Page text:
5. INTERIOR MONOLOGUE/DIALOGUE: What the character is thinking (feelings, judging, reacting). 
     May reveal an unreliable narrator. Reader may know more than the character does. Can
     be used to fill in backstory. Good for humor, sarcasm, emotion.
And lastly, some aspects of a YA voice:
Inexperienced, not worldly, growing, evolving, DRAMATIC (everything is a crisis, everything is for the
     first time), passionate.

Kit Grindstaff and Jennifer Hubbard gave suggestions on “Battling Your Inner Censor.” Jennifer is a fan of compartmentalizing (physically and mentally separating the writer and the editor).  Kit prefers to take breaks from the work and do visualization exercises to get perspective.
Sudipta Bardhan-Quallen claimed in her presentation “Believable Contemporary Characters” that all her main characters are aspects of HER. Characters must be deeply flawed.  You want readers to identify with the character, see their own flaws and empathize. Empathy is born of intimacy.  When characters confide in the reader, they become more real.  Real characters feel, change, grow, resist, experience highs, lows, epiphanies, triumphs, embarrassments, sorrows, growth, regression.  Sudipta knows the end of her book before she writes the middle.  She has to know where her main character is going.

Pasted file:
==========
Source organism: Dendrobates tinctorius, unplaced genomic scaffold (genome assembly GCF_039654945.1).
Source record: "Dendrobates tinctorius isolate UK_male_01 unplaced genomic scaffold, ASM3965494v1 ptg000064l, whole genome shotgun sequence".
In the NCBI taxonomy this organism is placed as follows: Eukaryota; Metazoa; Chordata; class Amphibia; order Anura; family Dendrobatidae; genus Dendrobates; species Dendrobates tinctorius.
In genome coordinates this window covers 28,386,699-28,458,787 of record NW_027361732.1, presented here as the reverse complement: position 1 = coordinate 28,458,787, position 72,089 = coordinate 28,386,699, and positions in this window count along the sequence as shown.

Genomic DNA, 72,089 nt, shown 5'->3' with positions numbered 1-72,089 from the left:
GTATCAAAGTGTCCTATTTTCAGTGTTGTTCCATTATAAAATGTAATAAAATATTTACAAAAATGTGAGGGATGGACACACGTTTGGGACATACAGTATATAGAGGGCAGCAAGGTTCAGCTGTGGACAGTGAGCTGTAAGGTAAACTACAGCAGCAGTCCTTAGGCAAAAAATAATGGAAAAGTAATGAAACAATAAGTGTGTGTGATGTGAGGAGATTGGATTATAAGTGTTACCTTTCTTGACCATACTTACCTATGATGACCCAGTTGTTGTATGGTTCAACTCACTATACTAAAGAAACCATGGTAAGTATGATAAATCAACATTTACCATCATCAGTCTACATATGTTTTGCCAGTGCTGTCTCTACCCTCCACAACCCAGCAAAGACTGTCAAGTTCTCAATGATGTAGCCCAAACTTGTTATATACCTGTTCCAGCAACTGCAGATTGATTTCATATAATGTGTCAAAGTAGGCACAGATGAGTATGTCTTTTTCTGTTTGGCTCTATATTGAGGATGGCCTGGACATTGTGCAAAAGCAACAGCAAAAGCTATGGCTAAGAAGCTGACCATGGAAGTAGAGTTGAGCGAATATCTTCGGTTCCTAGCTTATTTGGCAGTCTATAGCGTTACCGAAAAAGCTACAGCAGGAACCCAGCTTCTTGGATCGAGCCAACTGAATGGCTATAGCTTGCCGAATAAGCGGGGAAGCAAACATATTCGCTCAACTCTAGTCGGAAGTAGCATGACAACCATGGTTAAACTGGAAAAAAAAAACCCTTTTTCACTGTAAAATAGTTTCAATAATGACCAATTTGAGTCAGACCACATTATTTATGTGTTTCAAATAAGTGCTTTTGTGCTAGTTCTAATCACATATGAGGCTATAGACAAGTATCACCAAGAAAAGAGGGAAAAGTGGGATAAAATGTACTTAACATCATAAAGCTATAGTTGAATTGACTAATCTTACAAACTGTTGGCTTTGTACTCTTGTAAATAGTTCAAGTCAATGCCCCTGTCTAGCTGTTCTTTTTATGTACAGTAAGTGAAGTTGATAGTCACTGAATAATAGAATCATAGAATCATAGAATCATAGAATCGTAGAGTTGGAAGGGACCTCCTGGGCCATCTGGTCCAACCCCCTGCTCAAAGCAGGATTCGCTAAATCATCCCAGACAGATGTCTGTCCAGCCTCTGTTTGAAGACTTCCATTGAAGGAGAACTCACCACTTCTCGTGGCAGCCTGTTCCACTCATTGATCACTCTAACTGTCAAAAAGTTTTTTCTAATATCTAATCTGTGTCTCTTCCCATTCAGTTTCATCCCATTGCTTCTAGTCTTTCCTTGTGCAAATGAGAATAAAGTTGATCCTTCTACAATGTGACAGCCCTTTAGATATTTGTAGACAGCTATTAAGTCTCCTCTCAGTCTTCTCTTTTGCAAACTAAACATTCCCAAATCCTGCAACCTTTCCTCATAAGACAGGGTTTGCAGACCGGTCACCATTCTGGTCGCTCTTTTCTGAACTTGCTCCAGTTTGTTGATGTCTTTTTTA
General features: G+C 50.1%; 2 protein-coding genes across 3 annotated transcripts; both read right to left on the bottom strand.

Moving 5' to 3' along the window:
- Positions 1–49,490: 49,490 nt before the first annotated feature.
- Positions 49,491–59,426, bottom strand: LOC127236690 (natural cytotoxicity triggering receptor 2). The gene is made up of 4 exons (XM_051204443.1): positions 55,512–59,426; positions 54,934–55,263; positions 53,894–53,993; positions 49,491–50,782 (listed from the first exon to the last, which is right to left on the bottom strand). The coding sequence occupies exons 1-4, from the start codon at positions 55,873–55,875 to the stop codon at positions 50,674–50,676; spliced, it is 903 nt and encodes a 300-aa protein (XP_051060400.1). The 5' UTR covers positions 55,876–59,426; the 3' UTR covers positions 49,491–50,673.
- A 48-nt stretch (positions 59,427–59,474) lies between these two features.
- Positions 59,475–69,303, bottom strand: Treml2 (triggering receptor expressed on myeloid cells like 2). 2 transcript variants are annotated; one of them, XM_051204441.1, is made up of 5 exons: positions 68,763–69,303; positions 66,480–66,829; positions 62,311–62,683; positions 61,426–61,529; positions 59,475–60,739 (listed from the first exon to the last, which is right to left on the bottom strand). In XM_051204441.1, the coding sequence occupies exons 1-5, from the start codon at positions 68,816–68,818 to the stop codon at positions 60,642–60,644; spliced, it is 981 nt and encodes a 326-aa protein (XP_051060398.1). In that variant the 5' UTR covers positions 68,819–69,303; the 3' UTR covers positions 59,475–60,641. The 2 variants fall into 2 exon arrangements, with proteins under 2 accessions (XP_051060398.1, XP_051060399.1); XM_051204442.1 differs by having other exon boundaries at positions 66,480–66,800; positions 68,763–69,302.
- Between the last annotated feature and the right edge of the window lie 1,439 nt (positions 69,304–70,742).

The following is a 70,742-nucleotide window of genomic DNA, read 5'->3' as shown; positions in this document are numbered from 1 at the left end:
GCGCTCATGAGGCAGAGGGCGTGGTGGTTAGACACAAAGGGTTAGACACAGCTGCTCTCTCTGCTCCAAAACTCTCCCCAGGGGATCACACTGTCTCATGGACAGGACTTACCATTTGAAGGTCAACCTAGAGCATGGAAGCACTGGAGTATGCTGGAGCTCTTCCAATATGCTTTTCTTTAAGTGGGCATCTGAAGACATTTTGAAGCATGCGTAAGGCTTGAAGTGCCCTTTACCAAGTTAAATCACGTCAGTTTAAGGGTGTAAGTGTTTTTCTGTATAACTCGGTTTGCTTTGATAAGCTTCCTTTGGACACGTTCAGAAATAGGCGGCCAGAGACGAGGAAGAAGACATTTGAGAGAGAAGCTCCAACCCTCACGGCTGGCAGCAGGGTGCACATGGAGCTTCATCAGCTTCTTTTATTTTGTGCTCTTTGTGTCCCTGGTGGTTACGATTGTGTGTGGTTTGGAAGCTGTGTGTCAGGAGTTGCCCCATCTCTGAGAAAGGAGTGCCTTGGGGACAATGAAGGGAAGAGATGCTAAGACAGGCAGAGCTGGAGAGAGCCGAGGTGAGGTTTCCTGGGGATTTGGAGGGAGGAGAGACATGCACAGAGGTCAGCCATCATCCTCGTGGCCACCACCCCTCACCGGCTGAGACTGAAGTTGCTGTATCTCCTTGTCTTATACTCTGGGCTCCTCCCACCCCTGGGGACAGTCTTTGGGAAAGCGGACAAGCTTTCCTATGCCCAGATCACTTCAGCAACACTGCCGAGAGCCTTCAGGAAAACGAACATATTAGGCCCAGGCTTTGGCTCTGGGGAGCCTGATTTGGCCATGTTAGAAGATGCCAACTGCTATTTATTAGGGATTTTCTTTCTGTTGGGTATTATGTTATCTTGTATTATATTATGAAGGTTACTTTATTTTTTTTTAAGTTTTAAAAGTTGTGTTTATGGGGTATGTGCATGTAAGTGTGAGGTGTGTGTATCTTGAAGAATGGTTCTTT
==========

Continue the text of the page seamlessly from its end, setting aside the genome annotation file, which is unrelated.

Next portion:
Lauren Oliver, who was the final (amazing) keynote speaker, says that writing is a daily dose of decision making/problem solving.  Practicing builds skill. “Working every day builds a tolerance…like drinking!” When fans ask how she came to be such a good writer, she responds, “It’s hard not to get good at something you do every day for 21 years.”  All her books have two “macro” themes: Redemption and Transformation.  Every writer should figure out what his/her themes are.  
Here she is, signing her books: